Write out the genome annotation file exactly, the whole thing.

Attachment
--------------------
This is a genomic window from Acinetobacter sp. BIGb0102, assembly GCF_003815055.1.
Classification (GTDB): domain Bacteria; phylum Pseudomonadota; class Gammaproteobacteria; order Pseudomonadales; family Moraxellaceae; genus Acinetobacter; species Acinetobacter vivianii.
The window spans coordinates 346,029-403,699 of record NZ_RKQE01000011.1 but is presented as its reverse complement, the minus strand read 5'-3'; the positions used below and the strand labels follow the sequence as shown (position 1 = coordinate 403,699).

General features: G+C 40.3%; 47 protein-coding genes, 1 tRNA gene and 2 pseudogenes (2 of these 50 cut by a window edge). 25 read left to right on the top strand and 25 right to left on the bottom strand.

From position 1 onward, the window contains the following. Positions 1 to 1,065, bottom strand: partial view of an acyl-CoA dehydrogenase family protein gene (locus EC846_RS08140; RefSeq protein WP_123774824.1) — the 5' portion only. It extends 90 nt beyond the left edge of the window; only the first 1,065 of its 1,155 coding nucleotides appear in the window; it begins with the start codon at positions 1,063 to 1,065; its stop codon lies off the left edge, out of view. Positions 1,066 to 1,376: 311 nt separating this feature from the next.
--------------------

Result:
This is a genomic window from Acinetobacter sp. BIGb0102, assembly GCF_003815055.1.
Classification (GTDB): domain Bacteria; phylum Pseudomonadota; class Gammaproteobacteria; order Pseudomonadales; family Moraxellaceae; genus Acinetobacter; species Acinetobacter vivianii.
The window spans coordinates 346,029-403,699 of record NZ_RKQE01000011.1 but is presented as its reverse complement, the minus strand read 5'-3'; the positions used below and the strand labels follow the sequence as shown (position 1 = coordinate 403,699).

General features: G+C 40.3%; 47 protein-coding genes, 1 tRNA gene and 2 pseudogenes (2 of these 50 cut by a window edge). 25 read left to right on the top strand and 25 right to left on the bottom strand.

From position 1 onward, the window contains the following. Positions 1 to 1,065, bottom strand: partial view of an acyl-CoA dehydrogenase family protein gene (locus EC846_RS08140; RefSeq protein WP_123774824.1) — the 5' portion only. It extends 90 nt beyond the left edge of the window; only the first 1,065 of its 1,155 coding nucleotides appear in the window; it begins with the start codon at positions 1,063 to 1,065; its stop codon lies off the left edge, out of view. Positions 1,066 to 1,376: 311 nt separating this feature from the next.